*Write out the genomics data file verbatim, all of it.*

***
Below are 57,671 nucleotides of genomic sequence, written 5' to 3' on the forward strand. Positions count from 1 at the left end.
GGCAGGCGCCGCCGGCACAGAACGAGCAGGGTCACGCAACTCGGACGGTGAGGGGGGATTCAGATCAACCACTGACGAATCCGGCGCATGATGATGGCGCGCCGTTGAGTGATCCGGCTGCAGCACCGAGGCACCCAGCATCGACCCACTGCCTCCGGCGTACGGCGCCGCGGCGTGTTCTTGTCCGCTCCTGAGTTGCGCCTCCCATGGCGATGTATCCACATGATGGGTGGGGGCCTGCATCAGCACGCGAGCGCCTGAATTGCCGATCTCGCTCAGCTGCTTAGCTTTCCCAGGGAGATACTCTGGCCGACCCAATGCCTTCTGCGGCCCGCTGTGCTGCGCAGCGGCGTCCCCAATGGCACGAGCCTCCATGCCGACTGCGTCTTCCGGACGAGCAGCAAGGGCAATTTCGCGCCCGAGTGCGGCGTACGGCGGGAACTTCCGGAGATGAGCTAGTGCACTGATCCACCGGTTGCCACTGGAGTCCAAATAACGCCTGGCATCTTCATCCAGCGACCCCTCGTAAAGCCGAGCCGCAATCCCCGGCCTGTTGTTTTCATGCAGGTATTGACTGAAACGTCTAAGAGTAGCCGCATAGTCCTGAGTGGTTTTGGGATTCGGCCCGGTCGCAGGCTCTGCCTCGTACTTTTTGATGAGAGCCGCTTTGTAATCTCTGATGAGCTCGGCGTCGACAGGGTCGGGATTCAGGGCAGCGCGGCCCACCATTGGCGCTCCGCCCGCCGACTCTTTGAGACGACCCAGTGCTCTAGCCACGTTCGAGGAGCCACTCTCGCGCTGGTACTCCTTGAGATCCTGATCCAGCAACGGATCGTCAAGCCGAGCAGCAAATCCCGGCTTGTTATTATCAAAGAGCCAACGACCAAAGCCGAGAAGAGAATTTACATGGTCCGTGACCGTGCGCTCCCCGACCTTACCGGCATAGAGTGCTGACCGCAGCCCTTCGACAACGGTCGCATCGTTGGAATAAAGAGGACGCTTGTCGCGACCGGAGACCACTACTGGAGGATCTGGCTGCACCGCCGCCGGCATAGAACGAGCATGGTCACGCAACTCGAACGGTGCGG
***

Below are 57,671 nucleotides of genomic sequence, written 5' to 3' on the forward strand. Positions count from 1 at the left end.
GGCAGGCGCCGCCGGCACAGAACGAGCAGGGTCACGCAACTCGGACGGTGAGGGGGGATTCAGATCAACCACTGACGAATCCGGCGCATGATGATGGCGCGCCGTTGAGTGATCCGGCTGCAGCACCGAGGCACCCAGCATCGACCCACTGCCTCCGGCGTACGGCGCCGCGGCGTGTTCTTGTCCGCTCCTGAGTTGCGCCTCCCATGGCGATGTATCCACATGATGGGTGGGGGCCTGCATCAGCACGCGAGCGCCTGAATTGCCGATCTCGCTCAGCTGCTTAGCTTTCCCAGGGAGATACTCTGGCCGACCCAATGCCTTCTGCGGCCCGCTGTGCTGCGCAGCGGCGTCCCCAATGGCACGAGCCTCCATGCCGACTGCGTCTTCCGGACGAGCAGCAAGGGCAATTTCGCGCCCGAGTGCGGCGTACGGCGGGAACTTCCGGAGATGAGCTAGTGCACTGATCCACCGGTTGCCACTGGAGTCCAAATAACGCCTGGCATCTTCATCCAGCGACCCCTCGTAAAGCCGAGCCGCAATCCCCGGCCTGTTGTTTTCATGCAGGTATTGACTGAAACGTCTAAGAGTAGCCGCATAGTCCTGAGTGGTTTTGGGATTCGGCCCGGTCGCAGGCTCTGCCTCGTACTTTTTGATGAGAGCCGCTTTGTAATCTCTGATGAGCTCGGCGTCGACAGGGTCGGGATTCAGGGCAGCGCGGCCCACCATTGGCGCTCCGCCCGCCGACTCTTTGAGACGACCCAGTGCTCTAGCCACGTTCGAGGAGCCACTCTCGCGCTGGTACTCCTTGAGATCCTGATCCAGCAACGGATCGTCAAGCCGAGCAGCAAATCCCGGCTTGTTATTATCAAAGAGCCAACGACCAAAGCCGAGAAGAGAATTTACATGGTCCGTGACCGTGCGCTCCCCGACCTTACCGGCATAGAGTGCTGACCGCAGCCCTTCGACAACGGTCGCATCGTTGGAATAAAGAGGACGCTTGTCGCGACCGGAGACCACTACTGGAGGATCTGGCTGCACCGCCGCCGGCATAGAACGAGCATGGTCACGCAACTCGAACGGTGCGG